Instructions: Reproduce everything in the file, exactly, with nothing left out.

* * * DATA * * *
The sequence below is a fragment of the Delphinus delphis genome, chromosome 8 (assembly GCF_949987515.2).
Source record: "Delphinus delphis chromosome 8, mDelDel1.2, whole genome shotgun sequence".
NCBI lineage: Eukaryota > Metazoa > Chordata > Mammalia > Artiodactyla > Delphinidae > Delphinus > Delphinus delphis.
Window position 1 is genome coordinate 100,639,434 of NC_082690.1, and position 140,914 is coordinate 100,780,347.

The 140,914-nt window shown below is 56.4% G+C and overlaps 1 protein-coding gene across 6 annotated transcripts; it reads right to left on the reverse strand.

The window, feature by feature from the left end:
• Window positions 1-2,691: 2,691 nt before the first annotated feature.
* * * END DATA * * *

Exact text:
The sequence below is a fragment of the Delphinus delphis genome, chromosome 8 (assembly GCF_949987515.2).
Source record: "Delphinus delphis chromosome 8, mDelDel1.2, whole genome shotgun sequence".
NCBI lineage: Eukaryota > Metazoa > Chordata > Mammalia > Artiodactyla > Delphinidae > Delphinus > Delphinus delphis.
Window position 1 is genome coordinate 100,639,434 of NC_082690.1, and position 140,914 is coordinate 100,780,347.

The 140,914-nt window shown below is 56.4% G+C and overlaps 1 protein-coding gene across 6 annotated transcripts; it reads right to left on the reverse strand.

The window, feature by feature from the left end:
• Window positions 1-2,691: 2,691 nt before the first annotated feature.